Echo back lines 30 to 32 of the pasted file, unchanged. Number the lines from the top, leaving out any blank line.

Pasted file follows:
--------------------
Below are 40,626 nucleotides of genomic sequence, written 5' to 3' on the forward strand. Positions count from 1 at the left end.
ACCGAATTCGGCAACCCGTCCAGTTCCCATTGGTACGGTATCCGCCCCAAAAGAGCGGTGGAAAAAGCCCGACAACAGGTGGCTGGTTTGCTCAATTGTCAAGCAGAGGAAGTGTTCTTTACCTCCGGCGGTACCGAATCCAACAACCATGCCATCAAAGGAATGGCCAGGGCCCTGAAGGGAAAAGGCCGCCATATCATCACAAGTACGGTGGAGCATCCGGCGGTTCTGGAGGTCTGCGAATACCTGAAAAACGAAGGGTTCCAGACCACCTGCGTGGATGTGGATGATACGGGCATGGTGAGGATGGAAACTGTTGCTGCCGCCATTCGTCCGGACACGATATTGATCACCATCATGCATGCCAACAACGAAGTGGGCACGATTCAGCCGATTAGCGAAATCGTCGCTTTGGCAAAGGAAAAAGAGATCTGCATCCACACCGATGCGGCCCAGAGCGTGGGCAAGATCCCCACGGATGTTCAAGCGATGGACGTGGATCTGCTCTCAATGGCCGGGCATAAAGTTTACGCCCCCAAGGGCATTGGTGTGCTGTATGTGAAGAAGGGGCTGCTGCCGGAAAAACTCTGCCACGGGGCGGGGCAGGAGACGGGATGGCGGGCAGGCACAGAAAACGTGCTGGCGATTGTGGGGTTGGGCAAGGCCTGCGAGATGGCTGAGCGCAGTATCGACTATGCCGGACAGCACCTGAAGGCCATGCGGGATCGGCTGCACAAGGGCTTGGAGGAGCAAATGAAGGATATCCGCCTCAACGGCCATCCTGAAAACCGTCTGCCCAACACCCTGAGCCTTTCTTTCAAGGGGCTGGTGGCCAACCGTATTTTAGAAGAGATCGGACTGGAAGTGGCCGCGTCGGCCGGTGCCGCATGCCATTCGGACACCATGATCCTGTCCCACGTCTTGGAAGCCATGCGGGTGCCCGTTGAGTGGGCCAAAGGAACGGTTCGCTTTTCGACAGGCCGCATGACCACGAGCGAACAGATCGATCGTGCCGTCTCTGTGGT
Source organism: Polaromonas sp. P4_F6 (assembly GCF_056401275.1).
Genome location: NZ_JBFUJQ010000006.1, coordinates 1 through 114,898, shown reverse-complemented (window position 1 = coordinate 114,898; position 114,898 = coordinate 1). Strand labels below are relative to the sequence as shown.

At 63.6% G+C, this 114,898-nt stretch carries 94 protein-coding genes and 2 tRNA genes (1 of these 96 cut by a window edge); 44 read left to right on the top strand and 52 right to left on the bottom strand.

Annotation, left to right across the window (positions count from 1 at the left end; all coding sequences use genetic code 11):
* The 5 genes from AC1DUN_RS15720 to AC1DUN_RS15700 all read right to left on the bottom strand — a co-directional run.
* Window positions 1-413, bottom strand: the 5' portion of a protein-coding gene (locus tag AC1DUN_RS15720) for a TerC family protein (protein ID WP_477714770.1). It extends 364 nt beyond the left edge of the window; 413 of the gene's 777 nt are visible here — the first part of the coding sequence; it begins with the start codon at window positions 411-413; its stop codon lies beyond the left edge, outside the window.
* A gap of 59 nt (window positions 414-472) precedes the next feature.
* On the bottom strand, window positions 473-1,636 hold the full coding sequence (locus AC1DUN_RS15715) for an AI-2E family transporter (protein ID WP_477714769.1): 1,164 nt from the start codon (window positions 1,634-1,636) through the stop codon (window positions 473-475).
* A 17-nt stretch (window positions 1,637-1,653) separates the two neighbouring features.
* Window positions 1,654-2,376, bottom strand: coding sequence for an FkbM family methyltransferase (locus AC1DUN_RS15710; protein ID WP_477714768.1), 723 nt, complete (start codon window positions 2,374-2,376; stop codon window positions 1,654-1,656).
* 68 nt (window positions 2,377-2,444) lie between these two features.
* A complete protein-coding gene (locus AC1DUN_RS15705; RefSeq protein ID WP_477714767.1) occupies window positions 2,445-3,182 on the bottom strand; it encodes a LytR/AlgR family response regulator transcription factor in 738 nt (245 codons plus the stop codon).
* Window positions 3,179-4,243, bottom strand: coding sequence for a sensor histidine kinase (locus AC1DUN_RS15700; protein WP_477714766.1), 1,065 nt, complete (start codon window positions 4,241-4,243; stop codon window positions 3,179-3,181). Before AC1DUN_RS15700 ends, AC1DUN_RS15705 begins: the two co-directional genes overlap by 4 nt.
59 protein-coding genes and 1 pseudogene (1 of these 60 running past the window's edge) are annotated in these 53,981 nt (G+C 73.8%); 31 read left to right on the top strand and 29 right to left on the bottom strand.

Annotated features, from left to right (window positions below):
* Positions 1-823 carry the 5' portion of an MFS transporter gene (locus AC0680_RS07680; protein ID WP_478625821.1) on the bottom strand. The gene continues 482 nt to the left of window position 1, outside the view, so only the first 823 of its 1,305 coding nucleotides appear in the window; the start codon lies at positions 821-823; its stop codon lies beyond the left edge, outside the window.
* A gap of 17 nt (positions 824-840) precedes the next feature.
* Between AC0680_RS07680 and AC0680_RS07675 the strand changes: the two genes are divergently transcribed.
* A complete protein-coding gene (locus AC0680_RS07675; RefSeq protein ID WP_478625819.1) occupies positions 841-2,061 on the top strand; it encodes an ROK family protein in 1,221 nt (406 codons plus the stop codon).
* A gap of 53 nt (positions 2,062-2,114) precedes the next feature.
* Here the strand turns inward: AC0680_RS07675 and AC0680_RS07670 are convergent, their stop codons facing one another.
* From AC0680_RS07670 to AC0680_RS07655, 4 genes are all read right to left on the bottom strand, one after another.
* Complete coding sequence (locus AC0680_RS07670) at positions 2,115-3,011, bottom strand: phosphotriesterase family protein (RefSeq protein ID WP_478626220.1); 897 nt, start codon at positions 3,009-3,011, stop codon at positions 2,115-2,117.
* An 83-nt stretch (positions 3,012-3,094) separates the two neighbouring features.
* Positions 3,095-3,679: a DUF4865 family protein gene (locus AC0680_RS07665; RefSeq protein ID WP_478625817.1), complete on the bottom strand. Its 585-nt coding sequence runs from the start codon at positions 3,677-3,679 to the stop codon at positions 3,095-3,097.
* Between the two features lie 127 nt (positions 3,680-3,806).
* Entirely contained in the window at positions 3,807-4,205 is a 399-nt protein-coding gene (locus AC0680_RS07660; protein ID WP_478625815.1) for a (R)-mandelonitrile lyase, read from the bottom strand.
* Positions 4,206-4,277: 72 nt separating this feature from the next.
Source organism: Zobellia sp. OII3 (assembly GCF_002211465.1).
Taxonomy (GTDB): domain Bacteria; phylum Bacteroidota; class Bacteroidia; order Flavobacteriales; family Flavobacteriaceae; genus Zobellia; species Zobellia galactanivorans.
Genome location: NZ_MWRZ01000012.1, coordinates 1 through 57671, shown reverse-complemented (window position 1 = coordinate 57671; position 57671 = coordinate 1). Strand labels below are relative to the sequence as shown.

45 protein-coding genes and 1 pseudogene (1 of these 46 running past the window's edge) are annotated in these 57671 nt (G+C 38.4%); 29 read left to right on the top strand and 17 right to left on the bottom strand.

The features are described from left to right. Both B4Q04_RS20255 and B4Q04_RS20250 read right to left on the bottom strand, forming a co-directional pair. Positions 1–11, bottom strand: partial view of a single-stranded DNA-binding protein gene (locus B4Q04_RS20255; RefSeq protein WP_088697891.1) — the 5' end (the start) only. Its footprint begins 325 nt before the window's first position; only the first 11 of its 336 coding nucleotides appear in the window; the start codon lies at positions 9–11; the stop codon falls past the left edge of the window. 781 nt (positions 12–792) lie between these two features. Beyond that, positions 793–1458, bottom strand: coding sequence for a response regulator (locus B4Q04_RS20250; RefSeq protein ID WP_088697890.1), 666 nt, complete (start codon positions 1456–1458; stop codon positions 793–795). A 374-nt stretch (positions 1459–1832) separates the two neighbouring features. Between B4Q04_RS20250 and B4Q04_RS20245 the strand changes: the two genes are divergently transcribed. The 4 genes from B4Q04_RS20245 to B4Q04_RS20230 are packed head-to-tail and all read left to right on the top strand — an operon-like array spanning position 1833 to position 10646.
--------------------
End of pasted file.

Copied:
* Positions 4,206-4,277: 72 nt separating this feature from the next.
Source organism: Zobellia sp. OII3 (assembly GCF_002211465.1).
Taxonomy (GTDB): domain Bacteria; phylum Bacteroidota; class Bacteroidia; order Flavobacteriales; family Flavobacteriaceae; genus Zobellia; species Zobellia galactanivorans.